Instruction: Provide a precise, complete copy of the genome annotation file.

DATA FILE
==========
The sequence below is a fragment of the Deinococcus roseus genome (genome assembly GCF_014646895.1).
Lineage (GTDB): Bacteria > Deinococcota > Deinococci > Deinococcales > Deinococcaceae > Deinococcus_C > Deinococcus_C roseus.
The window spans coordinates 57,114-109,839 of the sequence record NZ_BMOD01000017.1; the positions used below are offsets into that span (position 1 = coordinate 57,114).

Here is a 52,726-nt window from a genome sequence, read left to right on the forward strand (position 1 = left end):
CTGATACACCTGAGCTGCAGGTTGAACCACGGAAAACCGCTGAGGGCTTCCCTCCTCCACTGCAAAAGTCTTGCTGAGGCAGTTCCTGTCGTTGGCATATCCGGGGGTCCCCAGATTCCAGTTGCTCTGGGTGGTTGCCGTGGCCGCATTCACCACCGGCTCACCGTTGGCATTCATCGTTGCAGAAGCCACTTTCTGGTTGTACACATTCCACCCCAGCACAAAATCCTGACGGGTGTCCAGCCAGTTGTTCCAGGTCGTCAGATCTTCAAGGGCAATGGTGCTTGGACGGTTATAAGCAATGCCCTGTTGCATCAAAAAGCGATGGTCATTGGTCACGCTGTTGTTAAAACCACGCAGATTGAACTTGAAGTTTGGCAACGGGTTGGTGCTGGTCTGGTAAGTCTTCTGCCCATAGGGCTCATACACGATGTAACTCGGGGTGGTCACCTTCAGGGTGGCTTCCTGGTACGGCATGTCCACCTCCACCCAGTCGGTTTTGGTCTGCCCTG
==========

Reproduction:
The sequence below is a fragment of the Deinococcus roseus genome (genome assembly GCF_014646895.1).
Lineage (GTDB): Bacteria > Deinococcota > Deinococci > Deinococcales > Deinococcaceae > Deinococcus_C > Deinococcus_C roseus.
The window spans coordinates 57,114-109,839 of the sequence record NZ_BMOD01000017.1; the positions used below are offsets into that span (position 1 = coordinate 57,114).

Here is a 52,726-nt window from a genome sequence, read left to right on the forward strand (position 1 = left end):
CTGATACACCTGAGCTGCAGGTTGAACCACGGAAAACCGCTGAGGGCTTCCCTCCTCCACTGCAAAAGTCTTGCTGAGGCAGTTCCTGTCGTTGGCATATCCGGGGGTCCCCAGATTCCAGTTGCTCTGGGTGGTTGCCGTGGCCGCATTCACCACCGGCTCACCGTTGGCATTCATCGTTGCAGAAGCCACTTTCTGGTTGTACACATTCCACCCCAGCACAAAATCCTGACGGGTGTCCAGCCAGTTGTTCCAGGTCGTCAGATCTTCAAGGGCAATGGTGCTTGGACGGTTATAAGCAATGCCCTGTTGCATCAAAAAGCGATGGTCATTGGTCACGCTGTTGTTAAAACCACGCAGATTGAACTTGAAGTTTGGCAACGGGTTGGTGCTGGTCTGGTAAGTCTTCTGCCCATAGGGCTCATACACGATGTAACTCGGGGTGGTCACCTTCAGGGTGGCTTCCTGGTACGGCATGTCCACCTCCACCCAGTCGGTTTTGGTCTGCCCTG